How to Balance Holiday Disruptions with Your Routine

Holiday Disruptions Can Be Good and Bad

Winter holidays and vacation from our normal routines can throw off the schedule of even the most dedicated self-care practitioner. Whether it is a health and fitness routine or just a regular work schedule, the holidays can disrupt our lives in good and bad ways. If you are reading this, you are most likely an adult. One who works, goes grocery shopping, take care of him or her self, and who has the ability to make choices. You are in control of your vacation and how you spend your holiday. With this in mind, you have the power to make this holiday your best yet. Balancing disruptions with routine and healthy practices is the key to having a happy, healthy, and fulfilling holiday. 

Practice Self Care By Being Self Aware

Positive and negative disruptions are subjective, so be sure to check in with yourself and determine what feels good to you and what works with your own personal life, goals, and needs. Self awareness is the knowledge and understanding of one’s motives, beliefs, desires and dislikes. As the holidays are upon us, and we may be exposed to family, activities and other disruptions, it is important to take stock of what you do and don’t want to deal with.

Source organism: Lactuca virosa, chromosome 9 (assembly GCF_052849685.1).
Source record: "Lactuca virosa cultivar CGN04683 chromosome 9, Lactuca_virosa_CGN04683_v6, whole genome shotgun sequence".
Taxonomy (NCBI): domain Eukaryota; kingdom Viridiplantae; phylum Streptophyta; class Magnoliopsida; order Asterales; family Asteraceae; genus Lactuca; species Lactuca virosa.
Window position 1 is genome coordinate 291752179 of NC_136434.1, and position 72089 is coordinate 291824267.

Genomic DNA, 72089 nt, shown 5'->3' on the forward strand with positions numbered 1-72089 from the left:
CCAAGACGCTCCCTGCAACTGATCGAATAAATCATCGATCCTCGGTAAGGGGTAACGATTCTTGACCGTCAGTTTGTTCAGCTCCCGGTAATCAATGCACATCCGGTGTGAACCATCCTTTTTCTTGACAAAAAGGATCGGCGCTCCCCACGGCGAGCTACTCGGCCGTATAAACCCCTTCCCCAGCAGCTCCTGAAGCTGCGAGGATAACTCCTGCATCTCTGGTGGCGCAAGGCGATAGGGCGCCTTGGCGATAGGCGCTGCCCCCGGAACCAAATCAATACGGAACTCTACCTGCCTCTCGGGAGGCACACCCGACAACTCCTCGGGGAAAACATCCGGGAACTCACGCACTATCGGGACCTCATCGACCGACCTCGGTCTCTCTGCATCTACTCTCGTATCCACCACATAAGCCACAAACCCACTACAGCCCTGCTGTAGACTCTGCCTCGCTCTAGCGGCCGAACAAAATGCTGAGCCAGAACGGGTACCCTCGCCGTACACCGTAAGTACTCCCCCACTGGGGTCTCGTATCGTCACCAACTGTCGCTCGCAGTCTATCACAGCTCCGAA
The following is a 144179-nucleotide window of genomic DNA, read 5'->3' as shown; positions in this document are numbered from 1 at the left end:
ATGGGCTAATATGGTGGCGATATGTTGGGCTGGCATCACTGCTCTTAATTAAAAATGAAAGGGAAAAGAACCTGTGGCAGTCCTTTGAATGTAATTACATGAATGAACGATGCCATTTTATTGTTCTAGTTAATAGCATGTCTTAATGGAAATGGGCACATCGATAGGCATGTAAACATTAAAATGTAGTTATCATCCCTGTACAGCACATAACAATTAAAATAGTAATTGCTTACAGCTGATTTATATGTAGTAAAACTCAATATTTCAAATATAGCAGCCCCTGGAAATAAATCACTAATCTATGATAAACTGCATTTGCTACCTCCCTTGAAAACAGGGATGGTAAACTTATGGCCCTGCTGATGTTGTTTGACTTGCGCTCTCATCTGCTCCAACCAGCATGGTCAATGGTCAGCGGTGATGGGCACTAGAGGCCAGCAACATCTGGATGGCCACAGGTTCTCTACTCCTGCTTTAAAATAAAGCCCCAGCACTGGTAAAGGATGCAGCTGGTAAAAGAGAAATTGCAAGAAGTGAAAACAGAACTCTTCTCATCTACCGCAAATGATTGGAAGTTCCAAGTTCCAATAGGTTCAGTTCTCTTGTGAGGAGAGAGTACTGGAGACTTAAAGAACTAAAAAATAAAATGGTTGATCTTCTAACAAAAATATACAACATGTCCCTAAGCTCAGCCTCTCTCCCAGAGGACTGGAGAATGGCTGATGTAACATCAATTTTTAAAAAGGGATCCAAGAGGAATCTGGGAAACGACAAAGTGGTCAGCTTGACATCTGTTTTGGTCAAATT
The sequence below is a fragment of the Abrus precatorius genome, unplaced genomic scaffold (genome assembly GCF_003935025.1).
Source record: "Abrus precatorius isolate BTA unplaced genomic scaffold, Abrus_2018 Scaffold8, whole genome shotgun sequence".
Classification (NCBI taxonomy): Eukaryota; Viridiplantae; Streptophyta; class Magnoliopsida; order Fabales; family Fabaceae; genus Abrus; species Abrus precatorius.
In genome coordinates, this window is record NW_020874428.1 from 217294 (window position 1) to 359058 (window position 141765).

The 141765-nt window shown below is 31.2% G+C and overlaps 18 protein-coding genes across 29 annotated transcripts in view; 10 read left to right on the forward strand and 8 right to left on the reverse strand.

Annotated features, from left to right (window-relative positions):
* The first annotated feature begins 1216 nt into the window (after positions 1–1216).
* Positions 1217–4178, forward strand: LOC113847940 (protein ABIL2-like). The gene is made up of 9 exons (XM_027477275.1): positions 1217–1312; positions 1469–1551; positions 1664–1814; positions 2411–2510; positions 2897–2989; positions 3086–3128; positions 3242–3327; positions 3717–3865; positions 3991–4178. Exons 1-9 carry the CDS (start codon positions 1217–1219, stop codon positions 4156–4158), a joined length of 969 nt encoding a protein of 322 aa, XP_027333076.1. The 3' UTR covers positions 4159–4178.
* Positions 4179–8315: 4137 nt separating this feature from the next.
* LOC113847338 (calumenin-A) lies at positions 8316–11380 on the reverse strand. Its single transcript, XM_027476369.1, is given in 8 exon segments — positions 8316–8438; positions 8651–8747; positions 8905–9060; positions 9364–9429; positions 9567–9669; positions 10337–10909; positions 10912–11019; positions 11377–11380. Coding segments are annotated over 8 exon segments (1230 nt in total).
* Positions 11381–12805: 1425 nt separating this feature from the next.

Ask yourself these questions:

  • What makes me happy?
  • What will I not tolerate?
  • What am I looking forward to?
  • What are the things I am able to politely decline?
  • What is healthy or unhealthy for me?

Taking inventory of how you feel about any upcoming events, be strong in your convictions of things that are unhealthy for you, and plan for things that you will enjoy and that will fill you up. 

Positive Disruptions and Routine Interruptions

Not all disruptions to your routine are negative or inconvenient. Some disruptions, or interruptions, are welcomed and can bring great joy. The value gained from making new memories, trying new things, or going to new places will often outweigh the possible negative disruption to your routine. 

Consider these examples that may be a positive disruption:

  • Dinner with relatives from out of town can be a positive disruption to your routine, as it may not be something you get to do often, and the memories made are often worth the change in diet or missed gym visit. 
  • Tickets to a concert, show, or play may disrupt your regular routine and leave you tired the next day, but it can be worth it if you truly enjoy the event and are excited to do something out of the ordinary.
  • Holiday parties can be a positive interruption to your normal weekend routine, or a fun way to get to know coworkers or new friends. 
  • Vacations are often a positive disruption that can include new and exciting activities and food, great memories, adventures or lots of relaxation. 

Managing Negative Disruptions

Positive disruptions for some can be negative for others. Sometimes family drama, childhood trauma or familial separations, or addictions can make “normal” holiday activities a chore. If you must attend an event, there are ways to avoid the holiday blues and stress that goes with it.